For anyone who eats and drinks

without discerning the body,
eats and drinks judgment on himself.

That is why many among you are ill and infirm,
and a considerable number are dying.

If we discerned ourselves,
we would not be under judgment;
but since we are judged by (the) Lord,
we are being disciplined
so that we may not be condemned along with the world.

Lord Jesus Christ, Son of the living God, be merciful to me, a sinner.

The sorrowful mother stood

By the cross weeping
Where her Son was hanging.

Through her weeping soul,
Compassionate and grieving,
A sword passed.

O how sad and afflicted
Was that blessed
Mother of the Only-begotten!

Who mourned and grieved,
The pious Mother, looking at
The torment of her glorious Child.

Who is the human who would not weep
Seeing the Mother of Christ
In such agony?

Who would not be able to feel compassion
On beholding Christ's Mother
Suffering with her Son?

For the sins of his people
She saw Jesus in torment
And subjected to the scourge.

She saw her sweet offspring
Dying, forsaken,
While He gave up His spirit.

O Mother, fountain of love,
Make me feel the power of sorrow,
That I may grieve with you.

Grant that my heart may burn
In the love of Christ my God,
That I may greatly please Him.

Holy Mother, grant that
The wounds of the Crucified
Drive deep into my heart.

That of your wounded Son,
Who so deigned to suffer for me,
I may share the pain.

Let me, pious one, weep with you,
Bemoan the Crucified,
For as long as I live.

To stand beside the cross with you,
And to join you
In your weeping, this I desire.

Chosen Virgin of virgins,
Be not bitter with me,
Let me weep with thee.

Grant that I may bear the death of Christ,
Share his Passion,
And commemorate His wounds.

Let me be wounded with His wounds,
Let me be inebriated by the cross
And your Son's blood.

Lest I burn, set afire by flames,
Virgin, may I be defended by you,
On the day of judgment.

Christ, when it is time to pass away,
Grant that through Your Mother I may come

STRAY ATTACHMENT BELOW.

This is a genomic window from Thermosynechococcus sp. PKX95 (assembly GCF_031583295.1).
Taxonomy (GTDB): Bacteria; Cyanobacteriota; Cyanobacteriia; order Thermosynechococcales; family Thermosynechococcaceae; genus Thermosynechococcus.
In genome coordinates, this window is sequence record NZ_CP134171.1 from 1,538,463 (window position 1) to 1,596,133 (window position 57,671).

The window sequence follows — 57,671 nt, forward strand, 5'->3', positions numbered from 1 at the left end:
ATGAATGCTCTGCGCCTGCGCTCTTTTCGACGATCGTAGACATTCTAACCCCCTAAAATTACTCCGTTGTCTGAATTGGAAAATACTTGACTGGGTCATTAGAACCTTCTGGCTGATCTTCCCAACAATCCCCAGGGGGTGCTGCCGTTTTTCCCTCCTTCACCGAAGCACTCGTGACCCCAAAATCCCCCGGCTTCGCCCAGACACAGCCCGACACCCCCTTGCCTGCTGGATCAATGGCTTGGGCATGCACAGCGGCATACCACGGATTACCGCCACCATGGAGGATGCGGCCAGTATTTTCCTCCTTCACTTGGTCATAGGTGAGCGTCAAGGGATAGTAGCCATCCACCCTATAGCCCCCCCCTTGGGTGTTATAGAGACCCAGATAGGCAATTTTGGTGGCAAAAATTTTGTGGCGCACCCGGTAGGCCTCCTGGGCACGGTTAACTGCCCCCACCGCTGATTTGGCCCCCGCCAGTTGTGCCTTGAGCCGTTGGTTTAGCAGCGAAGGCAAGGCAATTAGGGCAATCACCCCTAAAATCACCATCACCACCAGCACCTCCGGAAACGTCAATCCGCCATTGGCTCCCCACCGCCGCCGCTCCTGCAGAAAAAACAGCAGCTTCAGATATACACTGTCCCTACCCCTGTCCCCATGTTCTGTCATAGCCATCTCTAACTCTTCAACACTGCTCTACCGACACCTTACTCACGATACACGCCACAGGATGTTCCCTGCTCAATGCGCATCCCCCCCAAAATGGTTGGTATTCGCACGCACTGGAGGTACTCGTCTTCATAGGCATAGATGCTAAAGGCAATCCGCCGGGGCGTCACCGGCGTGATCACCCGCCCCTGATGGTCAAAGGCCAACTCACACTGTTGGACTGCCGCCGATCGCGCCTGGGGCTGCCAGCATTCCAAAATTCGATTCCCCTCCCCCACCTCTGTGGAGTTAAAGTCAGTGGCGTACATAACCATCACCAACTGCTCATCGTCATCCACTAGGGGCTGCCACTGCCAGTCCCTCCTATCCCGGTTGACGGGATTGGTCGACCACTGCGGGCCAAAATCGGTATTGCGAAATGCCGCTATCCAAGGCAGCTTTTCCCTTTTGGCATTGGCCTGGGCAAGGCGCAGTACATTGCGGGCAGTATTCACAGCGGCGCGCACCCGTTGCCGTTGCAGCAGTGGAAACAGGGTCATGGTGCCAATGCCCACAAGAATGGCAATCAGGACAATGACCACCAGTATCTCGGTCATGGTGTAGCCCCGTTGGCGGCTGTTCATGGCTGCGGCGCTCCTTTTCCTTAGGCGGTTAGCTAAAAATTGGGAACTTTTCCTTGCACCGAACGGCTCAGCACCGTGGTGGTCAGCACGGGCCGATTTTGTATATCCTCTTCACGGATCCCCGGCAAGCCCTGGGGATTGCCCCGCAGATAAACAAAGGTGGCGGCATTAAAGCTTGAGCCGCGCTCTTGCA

To the palm of victory.

When my body dies,
Grant that to my soul is given
The glory of Paradise.

Stabat Mater dolorosa
iuxta Crucem lacrimosa,
dum pendebat Filius.

Cuius animam gementem,
contristatam et dolentem
pertransivit gladius.

O quam tristis et afflicta
fuit illa benedicta,
mater Unigeniti!

Quae maerebat et dolebat,
pia Mater, dum videbat
nati poenas inclyti.

Quis est homo qui non fleret,
matrem Christi si videret
in tanto supplicio?

Quis non posset contristari
Christi Matrem contemplari
dolentem cum Filio?

Pro peccatis suae gentis
vidit Iesum in tormentis,
et flagellis subditum.

Vidit suum dulcem Natum
moriendo desolatum,
dum emisit spiritum.

Eia, Mater, fons amoris
me sentire vim doloris
fac, ut tecum lugeam.

Fac, ut ardeat cor meum
in amando Christum Deum
ut sibi complaceam.

Sancta Mater, istud agas,
crucifixi fige plagas
cordi meo valide.

Tui Nati vulnerati,
tam dignati pro me pati,
poenas mecum divide.

Fac me tecum pie flere,
crucifixo condolere,
donec ego vixero.

Iuxta Crucem tecum stare,
et me tibi sociare
in planctu desidero.

Virgo virginum praeclara,
mihi iam non sis amara,
fac me tecum plangere.

Fac, ut portem Christi mortem,
passionis fac consortem,
et plagas recolere.

Fac me plagis vulnerari,
fac me Cruce inebriari,
et cruore Filii.

Flammis ne urar succensus,
per te, Virgo, sim defensus
in die iudicii.

Christe, cum sit hinc exire,
da per Matrem me venire
ad palmam victoriae.

Quando corpus morietur,
fac, ut animae donetur
paradisi gloria.